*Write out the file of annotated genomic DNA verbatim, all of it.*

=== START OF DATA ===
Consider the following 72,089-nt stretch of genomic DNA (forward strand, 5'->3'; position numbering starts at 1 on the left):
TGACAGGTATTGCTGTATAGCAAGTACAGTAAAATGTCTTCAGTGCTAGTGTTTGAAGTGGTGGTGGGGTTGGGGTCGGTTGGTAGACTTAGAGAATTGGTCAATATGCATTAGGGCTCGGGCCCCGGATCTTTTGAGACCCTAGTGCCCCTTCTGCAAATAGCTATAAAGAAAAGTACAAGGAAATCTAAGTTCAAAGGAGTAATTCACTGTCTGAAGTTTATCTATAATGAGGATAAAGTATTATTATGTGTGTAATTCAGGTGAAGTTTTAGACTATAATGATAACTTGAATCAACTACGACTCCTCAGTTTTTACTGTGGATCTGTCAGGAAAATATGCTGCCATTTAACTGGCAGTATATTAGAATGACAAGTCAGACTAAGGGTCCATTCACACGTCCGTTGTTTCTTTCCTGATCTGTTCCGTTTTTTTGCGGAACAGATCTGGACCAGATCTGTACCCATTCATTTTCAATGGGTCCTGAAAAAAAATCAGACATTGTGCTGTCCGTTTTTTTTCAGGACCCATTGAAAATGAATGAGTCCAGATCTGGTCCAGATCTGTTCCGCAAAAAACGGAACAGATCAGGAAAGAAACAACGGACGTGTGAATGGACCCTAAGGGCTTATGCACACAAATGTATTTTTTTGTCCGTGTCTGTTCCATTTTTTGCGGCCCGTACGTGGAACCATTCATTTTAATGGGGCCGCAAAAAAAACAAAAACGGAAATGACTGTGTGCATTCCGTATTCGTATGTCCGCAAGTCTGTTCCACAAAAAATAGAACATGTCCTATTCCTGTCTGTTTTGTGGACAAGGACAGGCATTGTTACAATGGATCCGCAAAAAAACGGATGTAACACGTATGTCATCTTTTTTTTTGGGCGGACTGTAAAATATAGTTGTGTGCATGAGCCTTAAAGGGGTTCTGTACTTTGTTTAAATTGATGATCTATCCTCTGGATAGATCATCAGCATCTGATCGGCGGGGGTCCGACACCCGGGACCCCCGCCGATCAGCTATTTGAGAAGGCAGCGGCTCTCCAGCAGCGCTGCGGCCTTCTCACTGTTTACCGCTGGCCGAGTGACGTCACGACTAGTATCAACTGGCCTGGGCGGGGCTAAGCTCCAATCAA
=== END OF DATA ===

Consider the following 72,089-nt stretch of genomic DNA (forward strand, 5'->3'; position numbering starts at 1 on the left):
TGACAGGTATTGCTGTATAGCAAGTACAGTAAAATGTCTTCAGTGCTAGTGTTTGAAGTGGTGGTGGGGTTGGGGTCGGTTGGTAGACTTAGAGAATTGGTCAATATGCATTAGGGCTCGGGCCCCGGATCTTTTGAGACCCTAGTGCCCCTTCTGCAAATAGCTATAAAGAAAAGTACAAGGAAATCTAAGTTCAAAGGAGTAATTCACTGTCTGAAGTTTATCTATAATGAGGATAAAGTATTATTATGTGTGTAATTCAGGTGAAGTTTTAGACTATAATGATAACTTGAATCAACTACGACTCCTCAGTTTTTACTGTGGATCTGTCAGGAAAATATGCTGCCATTTAACTGGCAGTATATTAGAATGACAAGTCAGACTAAGGGTCCATTCACACGTCCGTTGTTTCTTTCCTGATCTGTTCCGTTTTTTTGCGGAACAGATCTGGACCAGATCTGTACCCATTCATTTTCAATGGGTCCTGAAAAAAAATCAGACATTGTGCTGTCCGTTTTTTTTCAGGACCCATTGAAAATGAATGAGTCCAGATCTGGTCCAGATCTGTTCCGCAAAAAACGGAACAGATCAGGAAAGAAACAACGGACGTGTGAATGGACCCTAAGGGCTTATGCACACAAATGTATTTTTTTGTCCGTGTCTGTTCCATTTTTTGCGGCCCGTACGTGGAACCATTCATTTTAATGGGGCCGCAAAAAAAACAAAAACGGAAATGACTGTGTGCATTCCGTATTCGTATGTCCGCAAGTCTGTTCCACAAAAAATAGAACATGTCCTATTCCTGTCTGTTTTGTGGACAAGGACAGGCATTGTTACAATGGATCCGCAAAAAAACGGATGTAACACGTATGTCATCTTTTTTTTTGGGCGGACTGTAAAATATAGTTGTGTGCATGAGCCTTAAAGGGGTTCTGTACTTTGTTTAAATTGATGATCTATCCTCTGGATAGATCATCAGCATCTGATCGGCGGGGGTCCGACACCCGGGACCCCCGCCGATCAGCTATTTGAGAAGGCAGCGGCTCTCCAGCAGCGCTGCGGCCTTCTCACTGTTTACCGCTGGCCGAGTGACGTCACGACTAGTATCAACTGGCCTGGGCGGGGCTAAGCTCCAATCAA